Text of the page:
The diminishing quality of pine nuts on the market over the last couple of years has brought disappointment to many-a-pesto-lover in the kitchen, given the high cost of these special nuts.
Many reviews and comments about pine nuts referenced a lingering bitter taste in the mouth that became known as "pine mouth
," which was especially troublesome since it was impossible to know by look or smell if the nut you had on hand was good or bad. Even the FDA got involved, read here
Making pesto can be costly enough, if you have to purchase all the ingredients from the store -- olive oil, fresh basil, Parmesan cheese, and nuts. Thus, I for one, wasn't thrilled about dropping cash on nuts that may ruin a whole batch, let alone leave me clawing at my tongue for weeks to get rid of that awful taste.
Thus, I searched for an alternative, and low and behold, I found one. Garbanzo beans.
However, if you want to avoid making glorified humus, preparation of the pesto requires a couple tricks.
First, you have to bake the beans in the oven at 225 degrees for about 40 minutes. Second, you MUST be sure to add lemon juice. This ingredient is essential
, and I will warn you that many recipes floating out there on the web for this garbanzo bean alternative to pesto have omitted it
. Unfortunately, those who don't know any better will be highly disappointed, and likely voicing my own son's remarks after tasting the first trial batch, which were, "That's not good." (Note: remarks have been modified to protect reputations of all parties involved.)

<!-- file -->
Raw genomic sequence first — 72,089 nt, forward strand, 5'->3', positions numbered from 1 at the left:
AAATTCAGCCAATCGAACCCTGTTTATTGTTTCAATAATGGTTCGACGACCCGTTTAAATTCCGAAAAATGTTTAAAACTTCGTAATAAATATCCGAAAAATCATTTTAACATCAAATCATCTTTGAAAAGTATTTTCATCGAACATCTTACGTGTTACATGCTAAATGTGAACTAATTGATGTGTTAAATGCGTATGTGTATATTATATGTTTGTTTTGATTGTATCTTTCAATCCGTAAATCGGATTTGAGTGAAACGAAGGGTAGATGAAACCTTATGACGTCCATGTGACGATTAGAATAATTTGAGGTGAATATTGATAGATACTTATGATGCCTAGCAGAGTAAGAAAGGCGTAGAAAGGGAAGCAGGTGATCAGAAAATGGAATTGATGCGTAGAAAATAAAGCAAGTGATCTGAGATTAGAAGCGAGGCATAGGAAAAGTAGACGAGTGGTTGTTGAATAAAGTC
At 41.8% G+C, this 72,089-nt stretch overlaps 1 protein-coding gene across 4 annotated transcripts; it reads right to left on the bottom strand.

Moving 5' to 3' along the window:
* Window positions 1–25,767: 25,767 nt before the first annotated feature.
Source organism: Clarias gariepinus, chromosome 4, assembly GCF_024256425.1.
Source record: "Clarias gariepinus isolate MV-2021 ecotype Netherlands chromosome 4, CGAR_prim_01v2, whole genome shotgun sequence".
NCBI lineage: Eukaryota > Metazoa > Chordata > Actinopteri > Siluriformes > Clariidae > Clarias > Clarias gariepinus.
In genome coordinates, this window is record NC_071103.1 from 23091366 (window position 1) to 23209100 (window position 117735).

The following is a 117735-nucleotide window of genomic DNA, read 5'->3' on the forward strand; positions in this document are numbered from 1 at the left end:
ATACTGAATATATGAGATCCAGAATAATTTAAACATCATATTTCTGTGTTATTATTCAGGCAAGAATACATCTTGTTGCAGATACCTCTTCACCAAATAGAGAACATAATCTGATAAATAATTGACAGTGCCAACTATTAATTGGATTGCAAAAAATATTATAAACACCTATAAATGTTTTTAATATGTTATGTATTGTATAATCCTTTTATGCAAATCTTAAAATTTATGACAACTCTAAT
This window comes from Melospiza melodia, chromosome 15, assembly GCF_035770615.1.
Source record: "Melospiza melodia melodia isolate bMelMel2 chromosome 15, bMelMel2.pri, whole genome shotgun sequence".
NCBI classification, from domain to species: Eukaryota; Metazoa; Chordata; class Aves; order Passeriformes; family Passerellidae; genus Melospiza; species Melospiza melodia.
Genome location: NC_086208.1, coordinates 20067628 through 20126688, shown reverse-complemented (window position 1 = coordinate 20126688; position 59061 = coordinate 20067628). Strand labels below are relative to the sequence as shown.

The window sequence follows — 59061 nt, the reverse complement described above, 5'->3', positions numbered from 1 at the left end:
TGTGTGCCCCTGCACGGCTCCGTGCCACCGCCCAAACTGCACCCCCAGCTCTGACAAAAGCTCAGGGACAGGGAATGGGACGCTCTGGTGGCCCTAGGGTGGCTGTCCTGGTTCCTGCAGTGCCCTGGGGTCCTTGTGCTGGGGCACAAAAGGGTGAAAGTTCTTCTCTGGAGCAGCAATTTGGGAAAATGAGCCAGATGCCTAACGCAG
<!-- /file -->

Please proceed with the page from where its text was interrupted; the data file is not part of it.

Fortunately, I didn't throw out the batch, and after a fair amount of reflection over what I'd done, I realized what was missing, and the pesto was easily saved. (Note: it always helps to refer back to your own original recipes.)
Pesto can be prepared for a variety of uses. I tend to use mine for cracker and sandwich spreads, so it has a thicker consistency than what may be drizzled over pasta. Whatever your fancy, you can modify the recipe to suit your needs. Pesto is highly forgiving that way. Want a pasta dressing? Then add more oil, and back off a bit on the beans.
Enjoy your own experiments, and have fun welcoming pesto back into your kitchen (with a better budget, too!)
Pesto with Garbanzo Beans
1 can garbanzos
2 cups fresh basil, packed
1 cup Parmesan cheese
4 cloves garlic
1/4 tsp black pepper
1 tsp salt
1 cup olive oil
1/4 cup lemon juice
(optional: add 2 medium, seeded, roma tomatoes)
Mix all together in a food processor.
Serve what you need, and Freeze the rest in smaller tuperwares for up to 6 months.
I've posted a lot about pesto before. For the original tomato pesto recipe, go here